Our plan will also prohibit the Environmental Protection Agency (EPA) from over-regulating greenhouse gases under the Clean Air Act. If Congress does not act to stop the EPA, trillions of dollars will be extracted from our economy, and more than 1 million jobs eliminated.

Encourage domestic energy exploration

Increasing access to reliable, affordable and cleaner domestic energy is vital to our economic recovery as well as our national security. We can do this by lifting the flat prohibition on developing resources in the outer continental shelf and allowing access for exploration of energy resources on federal lands.

While the drilling moratorium in the Gulf of Mexico may have been officially lifted a year ago, there continues to be a steep decline in the number of permits approved by the administration, creating a de-facto moratorium. In addition, the administration has failed to restore the time leaseholders lost during the moratorium. This policy has forced hundreds of rigs to sit idle, and thus far 11 rigs have left the Gulf to drill for oil overseas -- taking their jobs and tax revenue with them. Offshore energy producers are vital to America's economic growth and energy security, and our national energy policies need to start reflecting that reality.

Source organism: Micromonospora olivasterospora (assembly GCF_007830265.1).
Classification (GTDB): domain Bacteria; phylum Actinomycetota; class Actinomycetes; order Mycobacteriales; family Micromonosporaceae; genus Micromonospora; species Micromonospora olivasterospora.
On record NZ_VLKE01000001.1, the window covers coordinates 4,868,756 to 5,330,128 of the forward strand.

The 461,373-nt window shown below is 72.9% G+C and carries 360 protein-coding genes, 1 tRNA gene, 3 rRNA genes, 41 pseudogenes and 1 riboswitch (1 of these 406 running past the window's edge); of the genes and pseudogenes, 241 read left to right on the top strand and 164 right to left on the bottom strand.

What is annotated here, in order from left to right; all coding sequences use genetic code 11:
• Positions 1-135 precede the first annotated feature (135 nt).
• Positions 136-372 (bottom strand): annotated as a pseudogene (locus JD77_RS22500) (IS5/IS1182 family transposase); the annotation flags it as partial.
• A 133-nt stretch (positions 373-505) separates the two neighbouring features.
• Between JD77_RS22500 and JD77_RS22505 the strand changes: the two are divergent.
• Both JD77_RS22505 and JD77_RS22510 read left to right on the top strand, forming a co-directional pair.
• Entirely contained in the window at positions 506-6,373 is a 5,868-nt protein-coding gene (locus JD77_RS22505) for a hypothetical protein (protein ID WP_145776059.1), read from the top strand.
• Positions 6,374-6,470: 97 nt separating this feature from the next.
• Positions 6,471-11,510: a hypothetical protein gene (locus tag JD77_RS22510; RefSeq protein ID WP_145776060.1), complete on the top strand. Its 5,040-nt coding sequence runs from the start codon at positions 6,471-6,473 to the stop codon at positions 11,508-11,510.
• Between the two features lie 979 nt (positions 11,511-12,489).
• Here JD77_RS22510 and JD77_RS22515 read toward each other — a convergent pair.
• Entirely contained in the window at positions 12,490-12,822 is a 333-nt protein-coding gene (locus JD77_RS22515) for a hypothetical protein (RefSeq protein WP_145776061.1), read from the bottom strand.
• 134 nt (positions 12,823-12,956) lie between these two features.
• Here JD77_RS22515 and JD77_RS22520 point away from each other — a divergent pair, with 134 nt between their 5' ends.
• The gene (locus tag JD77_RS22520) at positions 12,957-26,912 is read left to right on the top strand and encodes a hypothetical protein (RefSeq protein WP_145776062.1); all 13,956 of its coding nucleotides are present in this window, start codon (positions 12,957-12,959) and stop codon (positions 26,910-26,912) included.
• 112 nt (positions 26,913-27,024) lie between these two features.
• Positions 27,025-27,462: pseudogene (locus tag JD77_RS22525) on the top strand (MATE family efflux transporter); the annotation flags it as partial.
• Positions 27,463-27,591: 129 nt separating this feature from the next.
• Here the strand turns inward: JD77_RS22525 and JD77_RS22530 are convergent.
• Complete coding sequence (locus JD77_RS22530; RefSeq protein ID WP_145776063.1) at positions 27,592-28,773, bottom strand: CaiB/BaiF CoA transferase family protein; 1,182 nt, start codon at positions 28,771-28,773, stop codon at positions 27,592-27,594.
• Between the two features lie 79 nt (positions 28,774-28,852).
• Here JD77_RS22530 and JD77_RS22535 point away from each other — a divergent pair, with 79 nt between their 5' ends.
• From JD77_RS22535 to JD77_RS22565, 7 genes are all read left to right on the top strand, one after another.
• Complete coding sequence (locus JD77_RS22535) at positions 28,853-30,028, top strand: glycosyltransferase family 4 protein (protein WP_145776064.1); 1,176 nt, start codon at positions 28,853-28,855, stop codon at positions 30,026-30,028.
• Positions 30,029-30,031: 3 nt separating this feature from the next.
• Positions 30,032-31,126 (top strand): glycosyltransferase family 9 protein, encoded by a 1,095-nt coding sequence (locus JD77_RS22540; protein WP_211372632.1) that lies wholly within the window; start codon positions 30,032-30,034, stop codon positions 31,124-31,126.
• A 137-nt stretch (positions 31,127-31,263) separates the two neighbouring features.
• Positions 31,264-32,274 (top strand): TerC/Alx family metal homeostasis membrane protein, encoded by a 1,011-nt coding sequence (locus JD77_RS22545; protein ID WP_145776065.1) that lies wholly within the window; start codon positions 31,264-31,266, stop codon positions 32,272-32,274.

Common sense health care

It is becoming clear that the Obama health care law will cause costs to explode -- for businesses and workers that rely on job-based coverage, and for state governments that are on the hook for implementing the new law. It will not bend the cost curve downward, nor will it improve health care quality and safety. The health care law must be repealed. However, repealing this ill-conceived law is not enough. Health insurance premiums are projected to continue to rise faster than inflation. Congress needs to enact meaningful medical malpractice reform, allow purchases of insurance across state lines, provide additional risk pools for small business, and strengthen health savings accounts.

The divide in Washington, D.C. is clear: on the one hand, as exemplified by the first and second stimulus bills, the administration offers ill-considered, temporary patches that favor a select group of Americans. On the other hand, as outlined above, Republicans offer thoughtful consistent policies that will support sustained growth for the nation as a whole.

Americans see a struggling economy and know where short-term thinking has gotten us. It’s time for a new approach.

Kay Bailey Hutchison is the senior U.S. Senator from Texas
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Your Opinions and Comments

Rock'n chair Rambler  
Over Taxed, TX  
October 22, 2011 7:35am
"Reform the tax code" Oh right. Just reform it again, eh? It's been reformed so many times it's impossible to understand. THROW IT OUT! And, start over with a flat, NON-PROGRESSIVE, NON- SOCIALISTIC, no loopholes,... More ›

Elaine K.  
October 21, 2011 10:03pm
New post.